The 'Architecture of Happiness': Where Beauty, History Meet
Do aesthetic and functional attributes of your home make you happy? Do the exterior and interior architectural characteristics of your workplace induce feelings of contentment and optimism each day when you arrive? Do you experience visual and psychological joy as you walk the streets of the city where you live?
These questions are posed and addressed in "The Architecture of Happiness," a book written in lyrical and sometimes repetitive prose by British author Alain de Botton (Pantheon Books, 2006, $25).
De Botton sets forth several premises, the most important being that the totality of our physical surroundings, from doorknobs to kitchen appliances, from hallways to roadways, can foster happiness or unhappiness. Too frequently, he asserts, it's the latter.
The author, whose other books include "How Proust Can Change Your Life" and "The Art of Travel," reminds the reader that, not surprisingly, beauty is always relative and never absolute.
To show how tastes, ideals and ideas change continuously, he reviews the long and familiar history of diverse architectural styles and theories attributable to scholars and practitioners who zealously believed that their formulas and design principles were immutable and inviolable.
He recalls Greek and Roman classicism, Renaissance neoclassicism, the intricate geometric artistry of Islamic design, the 19th-century romantic lure of Gothic, Oriental and vernacular motifs, and the functional aesthetic of industry and technology that captivated architects of the modern era.
In his chapter on "Talking Buildings," de Botton explains how architecture, like other forms of art, can convey meanings, tell stories, evoke memories and even articulate symbolically "some of the important themes of our lives."
As an example of a building triggering memories and associations through "quotation," de Botton cites the German ambassador's residence perched on a steep hillside between Foxhall and Reservoir roads in Northwest Washington. He describes the building, designed by O.M. Ungers, as "imposing, formal and Classical," with interiors "dominated by marble floors, oak doors, and leather and steel furniture."
He then imagines being on the ambassador's veranda and seeing something "unexpected and shocking:" not the capital city and its landmarks in the distance, but rather the residence's south-facing portico "whispering in our ears of torch-lit parades, military processions and martial salutes. In both its dimensions and its forms," he writes, "the rear elevation of the German Ambassador's Residence bears an uncanny likeness to Albert Speer's ambulatory at the Nuremberg Parade Ground."
Although all of this -- metaphoric buildings, evolving styles, changing theories -- is well-plowed ground in architectural literature, de Botton does an admirable job of succinctly covering and explaining it for readers who are not architecture history buffs.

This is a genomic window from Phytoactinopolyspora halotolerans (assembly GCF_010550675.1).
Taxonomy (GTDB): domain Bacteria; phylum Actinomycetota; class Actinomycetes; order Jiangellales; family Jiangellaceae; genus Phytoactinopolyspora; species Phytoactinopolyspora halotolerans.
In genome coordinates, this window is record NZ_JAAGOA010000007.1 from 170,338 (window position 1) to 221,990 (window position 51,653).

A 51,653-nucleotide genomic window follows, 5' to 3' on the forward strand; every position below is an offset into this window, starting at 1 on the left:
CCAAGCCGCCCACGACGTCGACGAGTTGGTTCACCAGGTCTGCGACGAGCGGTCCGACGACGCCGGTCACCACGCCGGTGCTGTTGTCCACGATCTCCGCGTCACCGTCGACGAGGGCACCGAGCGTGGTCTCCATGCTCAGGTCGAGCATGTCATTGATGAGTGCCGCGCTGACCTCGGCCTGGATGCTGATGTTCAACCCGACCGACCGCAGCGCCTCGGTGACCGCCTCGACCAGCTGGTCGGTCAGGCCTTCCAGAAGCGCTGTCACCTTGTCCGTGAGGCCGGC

But he goes further, and becomes much more speculative, when he delves into psychology. He argues that your need for and sense of architectural beauty, and the happiness it may or may not bring, is attributable to your personal experiences, your psyche, your attitudes and your aspirations, independent of any of the original intentions of architects. And even these determinants, de Botton observes, can be trumped by externally shifting conditions of context and culture.
De Botton postulates that good architecture embodies ideals of beauty analogous to human ideals that people understand but often fail to achieve. His theory is that, struggling with flawed and troubled lives, unable to reach the levels of perfection they strive for, people look at and embrace architecture because it can represent what they would like to become.
Thus, for de Botton, architecture has the potential to make us happy by symbolizing the ideal. "The buildings we admire," he states, "are ultimately those which, in a variety of ways, extol values we think worthwhile, which refer through their materials, shapes or colors to such legendarily positive qualities as friendliness, kindness, subtlety, strength and intelligence."
In his "Virtues of Buildings" chapter, he spells out worthwhile essentials: order, both simple and complex; balance, harmonious juxtaposition of contrasting but complementary elements; elegance, a fusion of grace, economy and strength; coherence, the unity of a whole and all its parts at all scales; and self-knowledge, the ability to empathize and, for an architect, to see and respond properly to differences between the architect's needs and the needs of others.
It's hard to argue with these virtues. But if you feel happy in your physical surroundings, are those surroundings necessarily virtuous and beautiful? Conversely, will you become happy if you make sure to surround yourself with beautiful architecture?
Equating architectural values with psychological, behavioral and social values may be intellectually useful as a lens for looking at and characterizing buildings, but the analogy lacks credibility as a predictor of how most people will actually respond to architecture.
Human behavior, feelings, beliefs and aspirations vary widely and change as circumstances change. Consequently, only one theory of design remains eternally valid for a work of architecture, no matter what its aesthetic and functional merits might be: It seemed like a good idea at the time.
Roger K. Lewis is a practicing architect and a professor emeritus of architecture at the University of Maryland.